5 stars No one talks about these records anymore. And it's a shame, because in this case we have the brainchild of the one (16 years old at the time !) Paul Fishman who wanted to make the music behind Erich von Daniken's books (indeed the sleeve is like one of all those books) and ended up with this magnificent symphonic-alien soundrack. I've read the complaints of fellows reviewers about Bill Brufford's undistinguished involvment, but I find them pointless. Brufford was a hired hand here, the music would be the same even without his presence. The keyboards are the dominant force played very creatively from Fishman himself and in a very melodic manner. Synthesizers, piano, mellotrons e.t.c. go in and out with a logical sequence which could be found only in the best Tangerine Dream music of the period (1976) but the more symphonic approach will please Camel fans too. This is the best chill-out music I've heard so far. For full effect, listen to it alone in the dark or better still, in a very distant place. Magic stuff.
Report this review (#1258605)
Posted Sunday, August 24, 2014 | Review Permalink
Honorary Collaborator
5 stars Keyboardist and flautist Paul Fishman's 1976 work `In Search of Ancient Gods', under the project name Absolute Elsewhere, is something of a minor classic of both spacey and symphonic instrumental progressive rock of the vintage era. Based on the pseudo-science/alternative history books inspired by the theories of author Erik von Daniken, `...Ancient Gods' enjoys something of a raised profile due to the drumming contributions of King Crimson/Yes member Bill Bruford, yet it still remains fairly obscure and something of a kept secret! Swamped in dreamy and lavish keyboards, the album houses everything from extravagant symphonic multi-part suites, drifting space-music electronics, shorter Rick Wakeman-esque fanfare interludes and experimental psychedelic fragments.

There's spacey whirring synths and glorious dreamy Mellotron-glossed themes aplenty throughout nine-minute opener `Earthbound', laced with a chilled-out Seventies coolness (some of it sounding like a template that French band Air would employ on their classic full-length debut `Moon Safari' in 1998, though it's likely a coincidence) that even calls to mind the fuzzy dreaminess of Bo Hansson's `Attic Thoughts', some laid-back drumming and drifting flute giving the piece a soft pattering of jazzy flavours, and a final run of electric guitar fire bringing a smouldering groove. Trickling subtle sequencer beats pan left and right throughout `Moon City's bleeding deep-space drones, and the near twelve-minute five-part suite `Miracle of the Gods' darts through everything from nightmarish electronic twitches and reprising soaring Mellotron/Moog themes in the manner of Pink Floyd, Novalis, Camel and Pulsar, delicately moving towards ethereal ambient paths and pristine piano ruminations in crucial little diversions.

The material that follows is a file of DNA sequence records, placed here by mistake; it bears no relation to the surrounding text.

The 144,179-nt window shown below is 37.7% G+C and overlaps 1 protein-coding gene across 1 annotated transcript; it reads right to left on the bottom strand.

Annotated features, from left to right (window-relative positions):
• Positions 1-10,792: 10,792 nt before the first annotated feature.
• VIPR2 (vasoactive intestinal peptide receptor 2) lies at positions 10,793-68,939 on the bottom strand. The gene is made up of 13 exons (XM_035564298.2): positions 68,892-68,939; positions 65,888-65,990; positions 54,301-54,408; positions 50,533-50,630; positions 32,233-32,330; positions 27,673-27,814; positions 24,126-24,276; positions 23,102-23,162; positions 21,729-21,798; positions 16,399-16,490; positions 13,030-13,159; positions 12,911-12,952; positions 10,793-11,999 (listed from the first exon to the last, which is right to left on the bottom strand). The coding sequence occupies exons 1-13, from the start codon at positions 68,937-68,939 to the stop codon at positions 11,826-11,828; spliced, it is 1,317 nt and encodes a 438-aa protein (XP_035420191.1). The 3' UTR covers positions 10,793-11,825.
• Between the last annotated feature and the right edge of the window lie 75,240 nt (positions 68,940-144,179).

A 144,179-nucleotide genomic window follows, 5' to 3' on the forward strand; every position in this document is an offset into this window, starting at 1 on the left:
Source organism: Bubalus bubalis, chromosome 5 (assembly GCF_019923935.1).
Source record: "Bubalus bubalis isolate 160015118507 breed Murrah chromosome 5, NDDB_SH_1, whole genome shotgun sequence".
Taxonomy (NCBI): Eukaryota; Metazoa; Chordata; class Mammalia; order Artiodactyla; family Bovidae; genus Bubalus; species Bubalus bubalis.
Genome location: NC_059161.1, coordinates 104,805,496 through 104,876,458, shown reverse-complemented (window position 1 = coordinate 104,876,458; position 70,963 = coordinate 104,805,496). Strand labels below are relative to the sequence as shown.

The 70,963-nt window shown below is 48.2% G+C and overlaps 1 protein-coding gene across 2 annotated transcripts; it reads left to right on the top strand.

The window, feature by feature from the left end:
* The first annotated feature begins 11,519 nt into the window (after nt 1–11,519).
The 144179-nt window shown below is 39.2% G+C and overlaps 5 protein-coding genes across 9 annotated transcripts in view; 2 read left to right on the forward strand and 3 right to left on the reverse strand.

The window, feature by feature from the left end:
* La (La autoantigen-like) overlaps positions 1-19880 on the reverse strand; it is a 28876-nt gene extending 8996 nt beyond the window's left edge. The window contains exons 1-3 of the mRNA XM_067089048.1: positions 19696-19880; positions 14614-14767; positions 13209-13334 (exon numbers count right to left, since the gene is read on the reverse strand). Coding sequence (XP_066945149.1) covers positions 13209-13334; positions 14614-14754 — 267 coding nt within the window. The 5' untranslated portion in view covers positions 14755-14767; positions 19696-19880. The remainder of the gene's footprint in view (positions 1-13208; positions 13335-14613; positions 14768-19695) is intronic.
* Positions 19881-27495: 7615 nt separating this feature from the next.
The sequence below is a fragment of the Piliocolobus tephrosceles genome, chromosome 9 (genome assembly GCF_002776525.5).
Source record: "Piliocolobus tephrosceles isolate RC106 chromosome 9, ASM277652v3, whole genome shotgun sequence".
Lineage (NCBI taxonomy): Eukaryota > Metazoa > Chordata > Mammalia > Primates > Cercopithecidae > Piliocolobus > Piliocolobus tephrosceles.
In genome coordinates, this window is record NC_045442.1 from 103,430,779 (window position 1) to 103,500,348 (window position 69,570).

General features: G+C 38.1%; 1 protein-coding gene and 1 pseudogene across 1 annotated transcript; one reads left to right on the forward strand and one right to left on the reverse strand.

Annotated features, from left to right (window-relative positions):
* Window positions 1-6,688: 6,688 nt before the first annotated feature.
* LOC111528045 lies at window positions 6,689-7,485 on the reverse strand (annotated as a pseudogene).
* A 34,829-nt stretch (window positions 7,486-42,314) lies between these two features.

The second side opens with two shorter interludes, `The Gold of the Gods' and `Tokleta', the first a whimsical and slightly kitsch synth fanfare, the latter a mysterious and softly melancholic Moog reflection. Two ten minute workouts close the album, first `Chariots of the Gods' opens as a subdued and melancholic Rick Wright-like piano reflection before revealing relaxed jazz/funk grooves, and `Return to the Stars' is a slowly revealing Tangerine Dream-like expansive distortion-laced ebbing electronic drone that is completely seductive, enveloping and deeply immersive.

Although there's some conflicting little passages and a few questionable production choices here and there (the pretend `stuck vinyl' fade-out halfway through `Chariots of the Gods' is a bit of a cop-out, and the little pieces that open the second side are somewhat out-of-place distractions!), `In Search of Ancient Gods' is mostly full of exquisite and grand instrumental symphonic music crossed with experimental and atmospheric electronics, with several truly jaw-dropping moments for lovers of lengthier keyboard and Mellotron-drenched grandiosity. This successful fusion of styles makes for an album that is so close to being an absolutely classic symphonic/chill-out/electronic crossover work, one well deserving of renewed attention for its own merits far beyond the contribution of a legendary drummer alone.

Four and a half stars.

(Thanks for Bruce Jenkins of the superb music blog Vinyl Connection for hooking me up with an LP copy!)

Report this review (#1680946)
Posted Tuesday, January 17, 2017 | Review Permalink